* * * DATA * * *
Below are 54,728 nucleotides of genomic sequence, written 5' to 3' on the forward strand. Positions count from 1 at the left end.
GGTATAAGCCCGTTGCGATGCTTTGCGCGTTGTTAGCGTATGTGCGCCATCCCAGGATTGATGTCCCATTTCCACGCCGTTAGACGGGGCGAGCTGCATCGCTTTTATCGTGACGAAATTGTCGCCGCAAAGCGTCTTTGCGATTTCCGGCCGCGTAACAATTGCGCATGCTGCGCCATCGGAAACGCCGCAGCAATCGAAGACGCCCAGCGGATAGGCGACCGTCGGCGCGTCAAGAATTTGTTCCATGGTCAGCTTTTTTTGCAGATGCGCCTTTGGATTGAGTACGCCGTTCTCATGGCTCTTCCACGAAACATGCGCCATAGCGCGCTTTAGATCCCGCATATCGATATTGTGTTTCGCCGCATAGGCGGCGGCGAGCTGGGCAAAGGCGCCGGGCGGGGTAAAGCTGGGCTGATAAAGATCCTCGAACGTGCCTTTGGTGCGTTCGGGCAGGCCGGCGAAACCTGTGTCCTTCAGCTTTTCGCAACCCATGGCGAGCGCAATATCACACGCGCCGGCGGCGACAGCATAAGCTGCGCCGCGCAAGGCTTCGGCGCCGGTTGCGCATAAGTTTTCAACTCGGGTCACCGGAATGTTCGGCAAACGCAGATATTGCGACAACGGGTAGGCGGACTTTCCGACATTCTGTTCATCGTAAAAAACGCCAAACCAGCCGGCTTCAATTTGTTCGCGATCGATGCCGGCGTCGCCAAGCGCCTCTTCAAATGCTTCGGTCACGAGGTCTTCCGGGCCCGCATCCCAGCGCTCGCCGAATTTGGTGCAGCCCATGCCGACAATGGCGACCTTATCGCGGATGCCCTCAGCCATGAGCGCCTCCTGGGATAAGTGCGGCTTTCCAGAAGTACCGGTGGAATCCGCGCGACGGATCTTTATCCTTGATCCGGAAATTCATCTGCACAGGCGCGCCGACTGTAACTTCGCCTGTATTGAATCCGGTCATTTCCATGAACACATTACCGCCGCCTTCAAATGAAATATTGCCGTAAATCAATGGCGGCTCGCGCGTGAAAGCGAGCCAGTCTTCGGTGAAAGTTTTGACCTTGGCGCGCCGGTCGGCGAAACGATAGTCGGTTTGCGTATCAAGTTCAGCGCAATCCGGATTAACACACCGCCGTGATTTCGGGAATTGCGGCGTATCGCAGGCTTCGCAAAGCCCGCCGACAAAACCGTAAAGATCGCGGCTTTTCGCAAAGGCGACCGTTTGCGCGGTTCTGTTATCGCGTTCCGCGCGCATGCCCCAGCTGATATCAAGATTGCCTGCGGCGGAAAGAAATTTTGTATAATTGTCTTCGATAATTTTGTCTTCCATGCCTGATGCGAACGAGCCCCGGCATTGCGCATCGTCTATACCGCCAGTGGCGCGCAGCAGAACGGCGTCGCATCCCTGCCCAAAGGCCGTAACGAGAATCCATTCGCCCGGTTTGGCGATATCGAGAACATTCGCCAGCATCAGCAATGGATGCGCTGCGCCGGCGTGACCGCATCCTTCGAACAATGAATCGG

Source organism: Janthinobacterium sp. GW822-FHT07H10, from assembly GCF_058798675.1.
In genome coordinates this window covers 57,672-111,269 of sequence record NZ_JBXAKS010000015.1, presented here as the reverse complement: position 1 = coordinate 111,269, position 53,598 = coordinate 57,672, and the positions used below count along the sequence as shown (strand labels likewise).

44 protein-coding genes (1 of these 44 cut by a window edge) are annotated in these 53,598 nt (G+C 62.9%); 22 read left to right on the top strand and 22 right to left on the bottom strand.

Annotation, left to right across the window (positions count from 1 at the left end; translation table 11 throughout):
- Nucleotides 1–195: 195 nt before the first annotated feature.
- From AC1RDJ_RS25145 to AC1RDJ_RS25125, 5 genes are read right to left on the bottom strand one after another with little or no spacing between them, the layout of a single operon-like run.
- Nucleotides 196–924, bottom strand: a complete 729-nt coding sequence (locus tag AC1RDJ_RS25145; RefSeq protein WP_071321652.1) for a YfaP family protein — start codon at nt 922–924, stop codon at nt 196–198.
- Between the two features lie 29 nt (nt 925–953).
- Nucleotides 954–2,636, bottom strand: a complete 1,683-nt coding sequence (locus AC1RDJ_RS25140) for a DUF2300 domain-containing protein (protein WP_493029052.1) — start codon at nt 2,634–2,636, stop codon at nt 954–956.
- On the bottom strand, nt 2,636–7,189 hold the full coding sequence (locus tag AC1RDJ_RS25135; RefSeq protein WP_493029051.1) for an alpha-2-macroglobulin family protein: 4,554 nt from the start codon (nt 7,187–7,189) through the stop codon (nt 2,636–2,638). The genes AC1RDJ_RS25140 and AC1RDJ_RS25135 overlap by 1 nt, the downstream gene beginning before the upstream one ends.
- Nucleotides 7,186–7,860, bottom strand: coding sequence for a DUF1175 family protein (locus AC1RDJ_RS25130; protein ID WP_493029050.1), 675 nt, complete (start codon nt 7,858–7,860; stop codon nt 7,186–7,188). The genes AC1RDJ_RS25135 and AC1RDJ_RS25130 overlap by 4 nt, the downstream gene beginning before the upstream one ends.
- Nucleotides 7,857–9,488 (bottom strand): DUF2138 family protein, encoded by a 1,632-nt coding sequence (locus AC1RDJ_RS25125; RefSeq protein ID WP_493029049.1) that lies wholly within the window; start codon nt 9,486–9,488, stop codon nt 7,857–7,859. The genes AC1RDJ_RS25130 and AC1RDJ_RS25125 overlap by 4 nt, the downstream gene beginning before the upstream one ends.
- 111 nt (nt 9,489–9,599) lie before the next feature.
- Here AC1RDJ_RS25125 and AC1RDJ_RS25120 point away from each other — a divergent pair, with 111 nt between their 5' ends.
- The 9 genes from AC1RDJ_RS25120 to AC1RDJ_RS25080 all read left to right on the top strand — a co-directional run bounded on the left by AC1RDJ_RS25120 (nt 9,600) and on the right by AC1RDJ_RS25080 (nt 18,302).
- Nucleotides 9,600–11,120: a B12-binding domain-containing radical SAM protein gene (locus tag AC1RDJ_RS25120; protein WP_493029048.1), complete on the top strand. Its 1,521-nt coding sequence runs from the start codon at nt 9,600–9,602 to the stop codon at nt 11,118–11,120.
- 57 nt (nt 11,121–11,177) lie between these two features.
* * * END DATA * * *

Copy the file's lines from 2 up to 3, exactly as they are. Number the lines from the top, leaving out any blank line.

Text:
GGTATAAGCCCGTTGCGATGCTTTGCGCGTTGTTAGCGTATGTGCGCCATCCCAGGATTGATGTCCCATTTCCACGCCGTTAGACGGGGCGAGCTGCATCGCTTTTATCGTGACGAAATTGTCGCCGCAAAGCGTCTTTGCGATTTCCGGCCGCGTAACAATTGCGCATGCTGCGCCATCGGAAACGCCGCAGCAATCGAAGACGCCCAGCGGATAGGCGACCGTCGGCGCGTCAAGAATTTGTTCCATGGTCAGCTTTTTTTGCAGATGCGCCTTTGGATTGAGTACGCCGTTCTCATGGCTCTTCCACGAAACATGCGCCATAGCGCGCTTTAGATCCCGCATATCGATATTGTGTTTCGCCGCATAGGCGGCGGCGAGCTGGGCAAAGGCGCCGGGCGGGGTAAAGCTGGGCTGATAAAGATCCTCGAACGTGCCTTTGGTGCGTTCGGGCAGGCCGGCGAAACCTGTGTCCTTCAGCTTTTCGCAACCCATGGCGAGCGCAATATCACACGCGCCGGCGGCGACAGCATAAGCTGCGCCGCGCAAGGCTTCGGCGCCGGTTGCGCATAAGTTTTCAACTCGGGTCACCGGAATGTTCGGCAAACGCAGATATTGCGACAACGGGTAGGCGGACTTTCCGACATTCTGTTCATCGTAAAAAACGCCAAACCAGCCGGCTTCAATTTGTTCGCGATCGATGCCGGCGTCGCCAAGCGCCTCTTCAAATGCTTCGGTCACGAGGTCTTCCGGGCCCGCATCCCAGCGCTCGCCGAATTTGGTGCAGCCCATGCCGACAATGGCGACCTTATCGCGGATGCCCTCAGCCATGAGCGCCTCCTGGGATAAGTGCGGCTTTCCAGAAGTACCGGTGGAATCCGCGCGACGGATCTTTATCCTTGATCCGGAAATTCATCTGCACAGGCGCGCCGACTGTAACTTCGCCTGTATTGAATCCGGTCATTTCCATGAACACATTACCGCCGCCTTCAAATGAAATATTGCCGTAAATCAATGGCGGCTCGCGCGTGAAAGCGAGCCAGTCTTCGGTGAAAGTTTTGACCTTGGCGCGCCGGTCGGCGAAACGATAGTCGGTTTGCGTATCAAGTTCAGCGCAATCCGGATTAACACACCGCCGTGATTTCGGGAATTGCGGCGTATCGCAGGCTTCGCAAAGCCCGCCGACAAAACCGTAAAGATCGCGGCTTTTCGCAAAGGCGACCGTTTGCGCGGTTCTGTTATCGCGTTCCGCGCGCATGCCCCAGCTGATATCAAGATTGCCTGCGGCGGAAAGAAATTTTGTATAATTGTCTTCGATAATTTTGTCTTCCATGCCTGATGCGAACGAGCCCCGGCATTGCGCATCGTCTATACCGCCAGTGGCGCGCAGCAGAACGGCGTCGCATCCCTGCCCAAAGGCCGTAACGAGAATCCATTCGCCCGGTTTGGCGATATCGAGAACATTCGCCAGCATCAGCAATGGATGCGCTGCGCCGGCGTGACCGCATCCTTCGAACAATGAATCGG

Source organism: Janthinobacterium sp. GW822-FHT07H10, from assembly GCF_058798675.1.